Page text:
Macroeconomic Instability and Coordination

Macroeconomic Instability and Coordination

Selected Essays of Axel Leijonhufvud

Economists of the Twentieth Century series

Axel Leijonhufvud

Axel Leijonhufvud has made a unique contribution to the development of macroeconomic theory. This volume draws together his insightful essays dealing with the extremes of economic instability: great depressions, high inflation and the transition from socialism to a market economy. In several of the papers, Leijonhufvud brings a neo-institutionalist perspective to the problems of coordination in economic systems.

Chapter 3: Keynesianism, Monetarism and rational expectations: some reflections and conjectures

Axel Leijonhufvud

Subjects: economics and finance, history of economic thought


3. Keynesianism, Monetarism and rational expectations: some reflections and conjectures* To what extent is Keynesianism discredited? Is there anything left? Did Monetarism score a total victory? Must rational expectations make New Classical economists of us all? Every teacher of macroeconomics has to wrestle with these questions – hoping against hope that some new cataclysm will not let some fantastic supply-side doctrine or whatever sweep the field before he has been able to sort through the rubble of what he once knew. I am going to sort some of my rubble. The object of the exercise is to make some guesses at how the seemingly still useable pieces might fit together. My starting points are as follows. Keynesianism foundered on the Phillips curve or, more generally, on the failure to incorporate inflation rate expectations in the model. The inflation, which revealed this critical fault for all to see, was in considerable measure the product of ‘playing the Phillips curve’ policies. But the stable Phillips trade-off was not an integral part of Keynesian theory.1 Its removal, therefore, should not be (rationally) expected to demolish the whole structure. Monetarism made enormous headway in the economics profession and with the public when the misbehavior of the Phillips curve and the inflation premium in nominal interest rates became obvious for all to see. Few observers could continue to doubt the strong link between nominal income and money stock as the great American inflation went on and on and on. The Monetarist...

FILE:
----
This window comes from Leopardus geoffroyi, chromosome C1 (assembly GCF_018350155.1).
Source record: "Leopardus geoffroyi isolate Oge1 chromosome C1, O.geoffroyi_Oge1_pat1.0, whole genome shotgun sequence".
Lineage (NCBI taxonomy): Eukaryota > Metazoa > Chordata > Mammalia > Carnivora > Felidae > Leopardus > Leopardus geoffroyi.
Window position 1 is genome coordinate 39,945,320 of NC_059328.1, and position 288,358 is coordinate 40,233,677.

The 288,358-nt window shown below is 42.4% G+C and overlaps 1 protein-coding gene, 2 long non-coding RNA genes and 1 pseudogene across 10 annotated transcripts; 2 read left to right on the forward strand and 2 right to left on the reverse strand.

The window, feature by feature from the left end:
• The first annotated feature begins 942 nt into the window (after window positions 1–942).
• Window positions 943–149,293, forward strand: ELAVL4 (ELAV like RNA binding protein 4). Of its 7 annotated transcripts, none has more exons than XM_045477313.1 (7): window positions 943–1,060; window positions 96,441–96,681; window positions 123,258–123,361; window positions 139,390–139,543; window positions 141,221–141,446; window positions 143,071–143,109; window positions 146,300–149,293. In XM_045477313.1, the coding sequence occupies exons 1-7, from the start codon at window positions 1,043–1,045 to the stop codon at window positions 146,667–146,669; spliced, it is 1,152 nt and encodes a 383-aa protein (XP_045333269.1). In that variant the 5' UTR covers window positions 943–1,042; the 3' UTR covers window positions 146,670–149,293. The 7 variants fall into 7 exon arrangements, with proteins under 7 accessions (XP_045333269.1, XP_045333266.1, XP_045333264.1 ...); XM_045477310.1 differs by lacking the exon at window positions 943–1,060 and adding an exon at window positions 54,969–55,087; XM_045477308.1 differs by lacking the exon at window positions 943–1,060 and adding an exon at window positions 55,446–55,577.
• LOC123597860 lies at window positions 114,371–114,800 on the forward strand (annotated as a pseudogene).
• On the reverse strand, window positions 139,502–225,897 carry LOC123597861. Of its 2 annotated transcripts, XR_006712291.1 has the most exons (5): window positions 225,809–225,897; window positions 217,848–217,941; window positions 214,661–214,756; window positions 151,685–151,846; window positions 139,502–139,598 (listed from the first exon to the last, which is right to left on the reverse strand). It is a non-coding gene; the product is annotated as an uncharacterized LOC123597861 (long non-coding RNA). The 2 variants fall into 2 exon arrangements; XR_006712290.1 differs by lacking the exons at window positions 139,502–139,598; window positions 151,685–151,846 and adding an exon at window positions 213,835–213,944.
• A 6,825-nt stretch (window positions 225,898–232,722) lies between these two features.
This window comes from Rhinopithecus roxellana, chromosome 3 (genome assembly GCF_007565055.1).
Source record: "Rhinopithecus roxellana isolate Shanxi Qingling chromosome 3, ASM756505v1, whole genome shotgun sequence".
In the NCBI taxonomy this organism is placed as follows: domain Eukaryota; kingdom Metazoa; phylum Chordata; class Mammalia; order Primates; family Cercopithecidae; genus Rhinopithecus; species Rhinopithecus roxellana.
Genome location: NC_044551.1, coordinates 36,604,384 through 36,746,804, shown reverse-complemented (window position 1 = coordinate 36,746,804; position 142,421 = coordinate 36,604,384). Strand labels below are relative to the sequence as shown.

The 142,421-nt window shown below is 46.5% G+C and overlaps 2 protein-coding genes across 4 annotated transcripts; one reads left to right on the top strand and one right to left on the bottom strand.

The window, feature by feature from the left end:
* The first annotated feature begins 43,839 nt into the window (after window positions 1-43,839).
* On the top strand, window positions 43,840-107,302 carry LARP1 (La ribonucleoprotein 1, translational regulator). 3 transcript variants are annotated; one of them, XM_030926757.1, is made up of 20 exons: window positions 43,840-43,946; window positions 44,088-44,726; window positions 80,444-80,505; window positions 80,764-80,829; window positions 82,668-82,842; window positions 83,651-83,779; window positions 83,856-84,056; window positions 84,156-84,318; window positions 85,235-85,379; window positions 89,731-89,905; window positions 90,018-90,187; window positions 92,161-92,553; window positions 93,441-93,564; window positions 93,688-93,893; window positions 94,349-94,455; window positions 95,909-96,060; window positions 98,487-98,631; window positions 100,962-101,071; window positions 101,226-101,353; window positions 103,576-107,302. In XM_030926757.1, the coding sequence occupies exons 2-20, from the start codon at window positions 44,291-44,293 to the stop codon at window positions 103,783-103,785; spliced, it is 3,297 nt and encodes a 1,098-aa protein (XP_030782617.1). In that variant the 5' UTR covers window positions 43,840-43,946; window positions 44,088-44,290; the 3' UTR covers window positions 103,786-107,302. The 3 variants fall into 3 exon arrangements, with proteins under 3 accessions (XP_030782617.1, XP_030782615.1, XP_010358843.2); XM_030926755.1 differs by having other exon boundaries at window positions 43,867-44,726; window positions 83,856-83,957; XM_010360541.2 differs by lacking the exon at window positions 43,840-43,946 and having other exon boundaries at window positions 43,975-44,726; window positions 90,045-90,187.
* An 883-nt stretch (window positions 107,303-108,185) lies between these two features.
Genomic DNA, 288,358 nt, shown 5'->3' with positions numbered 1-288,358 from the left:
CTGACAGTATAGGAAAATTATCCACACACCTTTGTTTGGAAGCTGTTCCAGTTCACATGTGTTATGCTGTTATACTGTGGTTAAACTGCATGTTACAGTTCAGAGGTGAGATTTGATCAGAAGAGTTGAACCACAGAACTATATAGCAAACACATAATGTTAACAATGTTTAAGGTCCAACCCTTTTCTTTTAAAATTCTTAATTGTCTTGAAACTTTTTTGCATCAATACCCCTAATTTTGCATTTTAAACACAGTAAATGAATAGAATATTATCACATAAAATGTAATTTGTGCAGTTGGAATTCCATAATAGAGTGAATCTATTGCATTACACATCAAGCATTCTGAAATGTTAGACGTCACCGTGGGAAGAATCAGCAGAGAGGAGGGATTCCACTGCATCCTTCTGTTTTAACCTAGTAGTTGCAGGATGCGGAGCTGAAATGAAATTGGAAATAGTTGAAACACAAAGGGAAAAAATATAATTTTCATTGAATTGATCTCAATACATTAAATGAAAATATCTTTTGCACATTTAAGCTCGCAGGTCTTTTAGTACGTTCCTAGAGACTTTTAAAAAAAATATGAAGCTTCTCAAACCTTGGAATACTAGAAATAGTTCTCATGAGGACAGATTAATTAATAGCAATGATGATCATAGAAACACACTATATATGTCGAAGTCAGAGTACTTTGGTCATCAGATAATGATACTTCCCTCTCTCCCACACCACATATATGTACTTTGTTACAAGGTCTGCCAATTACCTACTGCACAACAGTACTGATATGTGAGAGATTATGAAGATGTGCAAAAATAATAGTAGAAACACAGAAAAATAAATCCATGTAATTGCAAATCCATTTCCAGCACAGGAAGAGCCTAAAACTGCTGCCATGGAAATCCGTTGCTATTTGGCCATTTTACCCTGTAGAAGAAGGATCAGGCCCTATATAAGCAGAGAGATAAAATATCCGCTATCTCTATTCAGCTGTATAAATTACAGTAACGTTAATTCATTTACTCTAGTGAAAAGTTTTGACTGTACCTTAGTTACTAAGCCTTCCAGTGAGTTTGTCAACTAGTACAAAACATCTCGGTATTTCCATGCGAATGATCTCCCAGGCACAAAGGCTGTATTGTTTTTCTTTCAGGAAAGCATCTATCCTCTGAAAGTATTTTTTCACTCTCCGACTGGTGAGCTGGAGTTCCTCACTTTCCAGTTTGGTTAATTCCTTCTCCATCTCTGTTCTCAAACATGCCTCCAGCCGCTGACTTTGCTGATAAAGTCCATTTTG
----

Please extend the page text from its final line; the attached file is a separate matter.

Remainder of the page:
You are not authenticated to view the full text of this chapter or article.

Elgaronline requires a subscription or purchase to access the full text of books or journals. Please login through your library system or with your personal username and password on the homepage.

Non-subscribers can freely search the site, view abstracts/ extracts and download selected front matter and introductory chapters for personal use.

Your library may not have purchased all subject areas. If you are authenticated and think you should have access to this title, please contact your librarian.

Further information